Many people are confused about “carbs”. So, what is the bottom line? Are carbs good for you … or bad? The problem is that “carbs” (short for “carbohydrates”) are not one thing. The terms, “high carb” or “low carb”, are essentially meaningless. What you really need to know is whether the carbs are refined or complex. Complex carbs (such as organic brown rice or beans) are very healthy and can help create stable blood sugar levels and healthy weight.
In contrast, refined or simple carbs (such as sugars and refined grains) have been stripped of their bran, fiber, and many nutrients. Refined carbs include white bread, white flour, white rice, pizza dough, pasta (made with refined flour), pretzels, pastries, sweet desserts, and many breakfast cereals. These refined carbs can play major havoc with your health. One of the worst culprits is refined white sugar. It is made from sugar cane or sugar beets that are processed to extract the sugar. Sugar is typically composed of sucrose, which is the combination of glucose and fructose.
A diet low in refined carbs can help you lose weight and control high blood sugar levels. On the flip side, many high-carb foods should be avoided. To keep blood sugar levels in check, here are some helpful tips.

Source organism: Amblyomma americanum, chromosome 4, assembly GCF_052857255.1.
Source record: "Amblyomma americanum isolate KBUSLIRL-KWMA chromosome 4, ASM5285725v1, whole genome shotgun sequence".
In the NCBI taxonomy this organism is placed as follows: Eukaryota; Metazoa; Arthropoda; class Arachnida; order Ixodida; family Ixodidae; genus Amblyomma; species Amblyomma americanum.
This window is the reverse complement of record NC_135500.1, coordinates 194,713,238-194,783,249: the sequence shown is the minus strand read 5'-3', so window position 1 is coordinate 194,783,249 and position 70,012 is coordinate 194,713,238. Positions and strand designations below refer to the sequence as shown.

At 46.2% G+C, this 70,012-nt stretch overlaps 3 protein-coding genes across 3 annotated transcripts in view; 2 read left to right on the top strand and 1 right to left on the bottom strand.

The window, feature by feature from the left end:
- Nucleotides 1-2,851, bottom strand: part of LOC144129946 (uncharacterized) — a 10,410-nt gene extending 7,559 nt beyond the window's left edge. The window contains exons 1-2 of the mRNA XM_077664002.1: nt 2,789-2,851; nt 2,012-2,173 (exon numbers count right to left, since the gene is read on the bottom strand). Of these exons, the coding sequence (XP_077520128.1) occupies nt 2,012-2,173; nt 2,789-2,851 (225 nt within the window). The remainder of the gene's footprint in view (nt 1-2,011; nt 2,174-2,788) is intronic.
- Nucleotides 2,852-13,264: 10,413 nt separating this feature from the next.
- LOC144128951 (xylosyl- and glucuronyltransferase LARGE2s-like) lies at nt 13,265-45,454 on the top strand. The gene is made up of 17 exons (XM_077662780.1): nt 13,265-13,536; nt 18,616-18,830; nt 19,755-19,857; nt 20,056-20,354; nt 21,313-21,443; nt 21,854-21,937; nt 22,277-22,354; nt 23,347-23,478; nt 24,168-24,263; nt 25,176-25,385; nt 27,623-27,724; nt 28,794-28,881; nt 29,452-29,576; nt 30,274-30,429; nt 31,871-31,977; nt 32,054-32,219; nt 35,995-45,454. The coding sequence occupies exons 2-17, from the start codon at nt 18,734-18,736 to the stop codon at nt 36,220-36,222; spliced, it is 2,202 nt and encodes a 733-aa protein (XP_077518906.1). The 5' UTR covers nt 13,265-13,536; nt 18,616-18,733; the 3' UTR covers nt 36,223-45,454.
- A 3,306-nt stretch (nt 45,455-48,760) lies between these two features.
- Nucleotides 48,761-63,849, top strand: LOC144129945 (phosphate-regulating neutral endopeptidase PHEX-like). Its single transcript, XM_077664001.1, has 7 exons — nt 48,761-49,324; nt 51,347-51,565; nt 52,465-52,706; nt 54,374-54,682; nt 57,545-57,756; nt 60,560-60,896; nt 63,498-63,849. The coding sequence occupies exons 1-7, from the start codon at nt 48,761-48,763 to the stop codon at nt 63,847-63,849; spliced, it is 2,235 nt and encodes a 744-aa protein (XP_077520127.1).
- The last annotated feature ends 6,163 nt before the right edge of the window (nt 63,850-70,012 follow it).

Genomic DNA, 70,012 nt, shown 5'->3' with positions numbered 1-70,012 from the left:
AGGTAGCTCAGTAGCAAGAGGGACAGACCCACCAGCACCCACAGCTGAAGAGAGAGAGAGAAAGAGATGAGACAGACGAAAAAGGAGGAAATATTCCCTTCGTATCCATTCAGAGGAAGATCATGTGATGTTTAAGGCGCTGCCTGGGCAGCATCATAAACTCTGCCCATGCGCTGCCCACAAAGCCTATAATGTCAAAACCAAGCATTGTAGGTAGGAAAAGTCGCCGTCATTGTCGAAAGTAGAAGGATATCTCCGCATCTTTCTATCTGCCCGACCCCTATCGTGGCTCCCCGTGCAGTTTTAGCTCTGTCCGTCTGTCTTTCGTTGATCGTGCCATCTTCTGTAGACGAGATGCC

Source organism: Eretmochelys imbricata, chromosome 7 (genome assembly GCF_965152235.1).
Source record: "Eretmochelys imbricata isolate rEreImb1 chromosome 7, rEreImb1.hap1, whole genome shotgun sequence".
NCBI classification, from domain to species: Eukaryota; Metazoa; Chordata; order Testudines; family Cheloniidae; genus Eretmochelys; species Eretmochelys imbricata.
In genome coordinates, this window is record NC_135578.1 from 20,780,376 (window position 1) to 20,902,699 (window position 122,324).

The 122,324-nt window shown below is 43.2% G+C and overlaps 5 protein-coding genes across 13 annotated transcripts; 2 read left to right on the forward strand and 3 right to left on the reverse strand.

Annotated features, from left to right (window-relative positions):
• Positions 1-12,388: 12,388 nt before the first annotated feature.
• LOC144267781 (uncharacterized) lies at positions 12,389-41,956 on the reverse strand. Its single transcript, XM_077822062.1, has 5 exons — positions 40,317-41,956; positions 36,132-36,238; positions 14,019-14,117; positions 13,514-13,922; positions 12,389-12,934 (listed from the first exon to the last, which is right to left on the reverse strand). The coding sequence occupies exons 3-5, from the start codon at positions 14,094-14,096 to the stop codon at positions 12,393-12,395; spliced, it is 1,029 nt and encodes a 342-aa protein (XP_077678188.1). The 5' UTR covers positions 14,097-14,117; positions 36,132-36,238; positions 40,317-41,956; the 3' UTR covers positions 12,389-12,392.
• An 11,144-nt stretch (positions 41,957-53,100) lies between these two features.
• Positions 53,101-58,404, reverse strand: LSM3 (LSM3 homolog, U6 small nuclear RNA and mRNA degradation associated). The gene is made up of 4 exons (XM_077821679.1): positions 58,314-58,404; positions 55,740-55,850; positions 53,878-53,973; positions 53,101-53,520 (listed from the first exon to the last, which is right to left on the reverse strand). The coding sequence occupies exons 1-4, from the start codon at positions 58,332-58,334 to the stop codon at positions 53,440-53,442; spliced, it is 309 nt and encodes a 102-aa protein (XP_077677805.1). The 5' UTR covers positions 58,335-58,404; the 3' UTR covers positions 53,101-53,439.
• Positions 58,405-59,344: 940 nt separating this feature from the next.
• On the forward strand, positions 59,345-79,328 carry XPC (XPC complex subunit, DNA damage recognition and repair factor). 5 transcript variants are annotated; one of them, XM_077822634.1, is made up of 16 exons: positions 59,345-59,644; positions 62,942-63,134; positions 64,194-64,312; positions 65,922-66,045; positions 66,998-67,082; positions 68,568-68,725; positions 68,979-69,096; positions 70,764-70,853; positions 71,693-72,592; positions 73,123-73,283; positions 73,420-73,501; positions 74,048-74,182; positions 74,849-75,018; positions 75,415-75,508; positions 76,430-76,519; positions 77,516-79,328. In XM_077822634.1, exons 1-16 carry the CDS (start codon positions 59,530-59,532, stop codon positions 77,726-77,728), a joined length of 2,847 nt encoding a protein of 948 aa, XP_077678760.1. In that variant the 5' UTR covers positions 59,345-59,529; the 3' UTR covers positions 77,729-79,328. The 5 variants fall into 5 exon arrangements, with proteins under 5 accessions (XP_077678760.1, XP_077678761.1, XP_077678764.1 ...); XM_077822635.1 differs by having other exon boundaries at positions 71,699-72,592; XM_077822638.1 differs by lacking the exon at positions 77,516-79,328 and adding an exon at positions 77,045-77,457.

Beverages Sweetened with Refined Sugar
Sugary drinks that are high in refined carbs are loaded with fructose. Fructose is strongly linked to insulin resistance and diabetes and can lead to metabolic changes that result in weight gain and potentially harmful levels of cholesterol and triglycerides.
For a healthier option, swap sodas and juices for water, club soda, or unsweetened iced tea.
Industrial trans fats are created by adding hydrogen to unsaturated fatty acids to make them more stable at room temperature. These fats are found in foods like margarines, spreads, creamers, peanut butter, and frozen dinners. They’re also added to baked goods and crackers to extend their shelf life.
Trans fats don’t directly raise blood sugar levels, but studies have shown they are linked to insulin resistance, weight gain, and increased inflammation. They also lower the levels of HDL (“good”) cholesterol in the body and impair arterial function.
To avoid trans fats in products, stay away from any products that contain the words “partially hydrogenated” in its ingredient list.
Processed Foods with High Amounts of Refined Carbs
These foods contain little fiber, which helps slow down the absorption of sugar into the blood stream.
Trade in these foods for high-fiber, whole foods such as brown rice, quinoa, legumes and beans to help reduce the blood sugar response.
Flavored yogurts are loaded with refined carbs such as sugar. Rather than choosing these snacks that can spike your blood sugar and insulin, opt for plain, plant-based yogurt that contains no sugar and may offer additional health benefits. For a boost of natural sweetness, it top off with fresh berries.
Many cereals contain highly processed ingredients, are low in protein, and are loaded with refined sugar and refined carbs. To keep your blood sugar under control and to stay full for longer, choose a protein-filled breakfast that is low in refined carbs.